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Off the Record | Deep Space Orchestra

Deep Space Orchestra comprise the duo of Chris Barker and Si Murray, two artists well versed in the art of making well-crafted, fad-free house music. The reputable pair have enjoyed a host of releases on a plethora of esteemed labels, including Delusions of Grandeur, Quintessentials and Instruments of Rapture, and have enjoyed permanence with their assured DJ sets.

After 3 years in the making, give or take, DSO released their debut album, Memory, at the back end of last year. A listen through the album gives a real sense to their varying style of house, with each track fleshed out with some lush melody work, intriguing cosmic detail and general dealings of accomplished production you would expect of artists with their history. Above all else it brilliantly illuminates the vision of their musical ambition, setting a new precedent for future releases.

Following our introductory Off the Record feature with Spencer Parker, we’re delighted to follow that up with equally great musical insight from Deep Space Orchestra. Off the back of their debut album we caught up with the pair to talk about the process of making the album, their favourite tracks, artists and much more.

You’ve released your debut album Memory towards the end of last year, how was the process of putting this together and what have you aimed to convey with the record? Do either of you have a favourite track from the album?

SI: The most apt thing I could say about the process of making this album is to fall back on that old adage about the best-laid plans. It’s been more than 3 years from actually sitting down and deciding ‘right, from here on in we’re making an album’ to the album actually being on sale in shops. I think we envisioned it taking about a year, 18 months max, when we started but there have been so many complications along the way, many of them personal rather than music related. There’s definitely a book waiting to be written at some point about the serial ridiculousness of the last 3 years! I don’t know how all this might have affected the music itself. I think we just wanted to try and make a ‘proper’ album – yes, something this is recognisably ‘us’, with that house and techno spine to it, but incorporating more of our wider influences. I think my favourite track is Starman, the closer on there. We always said we wanted to do something soundtrack-y on the album.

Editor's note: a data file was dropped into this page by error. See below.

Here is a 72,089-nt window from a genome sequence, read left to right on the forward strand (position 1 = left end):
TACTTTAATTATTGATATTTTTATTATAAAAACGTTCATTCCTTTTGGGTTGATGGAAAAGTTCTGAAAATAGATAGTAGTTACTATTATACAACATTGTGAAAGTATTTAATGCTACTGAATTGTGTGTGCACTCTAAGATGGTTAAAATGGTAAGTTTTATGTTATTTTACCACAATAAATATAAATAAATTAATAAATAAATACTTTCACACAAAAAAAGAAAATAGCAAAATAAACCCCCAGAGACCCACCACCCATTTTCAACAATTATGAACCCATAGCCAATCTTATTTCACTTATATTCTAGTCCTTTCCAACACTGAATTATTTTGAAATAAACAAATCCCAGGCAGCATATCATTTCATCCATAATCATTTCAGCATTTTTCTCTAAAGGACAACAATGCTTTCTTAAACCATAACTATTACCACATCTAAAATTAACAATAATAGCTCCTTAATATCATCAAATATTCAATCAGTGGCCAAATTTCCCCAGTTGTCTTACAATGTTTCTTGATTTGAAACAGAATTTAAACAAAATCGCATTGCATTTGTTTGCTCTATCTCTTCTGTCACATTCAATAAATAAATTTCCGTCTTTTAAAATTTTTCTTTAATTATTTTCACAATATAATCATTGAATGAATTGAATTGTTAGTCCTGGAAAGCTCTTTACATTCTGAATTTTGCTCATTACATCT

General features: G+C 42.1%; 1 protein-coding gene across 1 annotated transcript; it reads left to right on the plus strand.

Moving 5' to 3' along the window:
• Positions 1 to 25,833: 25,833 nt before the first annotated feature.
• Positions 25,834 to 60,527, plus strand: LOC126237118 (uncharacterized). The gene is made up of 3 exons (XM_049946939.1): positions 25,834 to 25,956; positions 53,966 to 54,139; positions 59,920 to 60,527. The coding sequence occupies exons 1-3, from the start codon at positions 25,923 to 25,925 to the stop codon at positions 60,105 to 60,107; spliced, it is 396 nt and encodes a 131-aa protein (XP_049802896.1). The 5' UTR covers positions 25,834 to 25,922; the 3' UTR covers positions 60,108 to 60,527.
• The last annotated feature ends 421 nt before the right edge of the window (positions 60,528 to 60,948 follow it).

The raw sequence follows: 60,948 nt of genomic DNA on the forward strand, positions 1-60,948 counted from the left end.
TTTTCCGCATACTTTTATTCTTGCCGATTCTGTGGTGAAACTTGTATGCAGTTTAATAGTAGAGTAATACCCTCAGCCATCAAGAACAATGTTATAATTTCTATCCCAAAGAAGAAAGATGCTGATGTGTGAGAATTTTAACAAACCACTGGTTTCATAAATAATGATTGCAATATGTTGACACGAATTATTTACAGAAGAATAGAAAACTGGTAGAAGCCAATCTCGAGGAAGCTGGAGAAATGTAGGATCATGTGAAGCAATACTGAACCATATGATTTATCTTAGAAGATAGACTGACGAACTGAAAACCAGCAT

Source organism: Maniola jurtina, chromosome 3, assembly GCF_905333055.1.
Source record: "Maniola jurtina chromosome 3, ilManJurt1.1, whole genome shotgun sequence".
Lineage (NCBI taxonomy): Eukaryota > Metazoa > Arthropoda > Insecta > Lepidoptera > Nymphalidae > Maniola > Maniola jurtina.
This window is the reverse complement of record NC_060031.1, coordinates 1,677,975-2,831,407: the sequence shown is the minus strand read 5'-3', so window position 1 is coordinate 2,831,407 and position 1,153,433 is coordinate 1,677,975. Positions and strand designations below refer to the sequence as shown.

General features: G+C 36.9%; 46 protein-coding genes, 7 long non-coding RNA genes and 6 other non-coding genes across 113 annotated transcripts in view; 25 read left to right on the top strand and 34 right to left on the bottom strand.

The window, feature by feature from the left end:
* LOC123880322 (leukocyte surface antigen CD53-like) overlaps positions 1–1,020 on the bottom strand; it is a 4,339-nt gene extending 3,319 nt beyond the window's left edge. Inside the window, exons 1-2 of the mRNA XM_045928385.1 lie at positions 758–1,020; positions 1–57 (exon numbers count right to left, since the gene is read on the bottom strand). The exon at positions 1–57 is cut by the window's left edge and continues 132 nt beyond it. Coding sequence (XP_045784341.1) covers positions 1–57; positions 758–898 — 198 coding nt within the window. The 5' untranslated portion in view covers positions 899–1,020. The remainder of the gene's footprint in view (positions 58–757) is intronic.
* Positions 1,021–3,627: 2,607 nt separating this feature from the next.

Chris: Yeah, I’d have to choose one of the last two tracks, Starman or All Systems Down – between them they pretty much encapsulate our approach to the whole project.


Have your tastes and production styles evolved much since your earlier releases?

Chris: Tastes, probably not so much – I look for the many of the same things in music now as I did 10 or 15 years ago and I think Si’s the same – but our production style has improved. We’ve got a lot better technically in terms of production but we’re also a lot more ruthless now in terms of quality control.

What kind of music do you aim to put out on your Use of Weapons label and what else have you got coming up?

Si: I wouldn’t say there’s an absolute common thread, stylistically, to the music we’ve released so far but most of it falls somewhere between house, techno and disco. There’s zero over-arching plan with the label, we kind of meander from one release to the next!!! The next release should hopefully land maybe around March 16 and should be mostly brand new DSO stuff although one or two of our Haku or Other Worlds solo tracks might sneak on there.

What do you feel your best record is / the record you are most proud of?

Chris:

Si: Ai ai ai! Hard question. Probably Clockwork Ninja from Use of Weapons 001.

Chris: Probably the album! We sweated over it like we never have on any of our other releases. The Bucktown EP we did for Quintessentials is another big favourite though.



You host the Above the Clouds show on KMAH radio, how important a role do you think online radio stations like these play?

Chris: For us it’s really important as it gives a lot of focus to the digging we were doing anyway. You always turn up forgotten tracks that you’d bought years ago but hadn’t played for one reason or another; it’s like getting new records for free. It always serves as good inspiration when we get back in the studio.

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You’re set to have a live show in 2016, what material can we expect to hear in this and how will it differ to your DJ sets?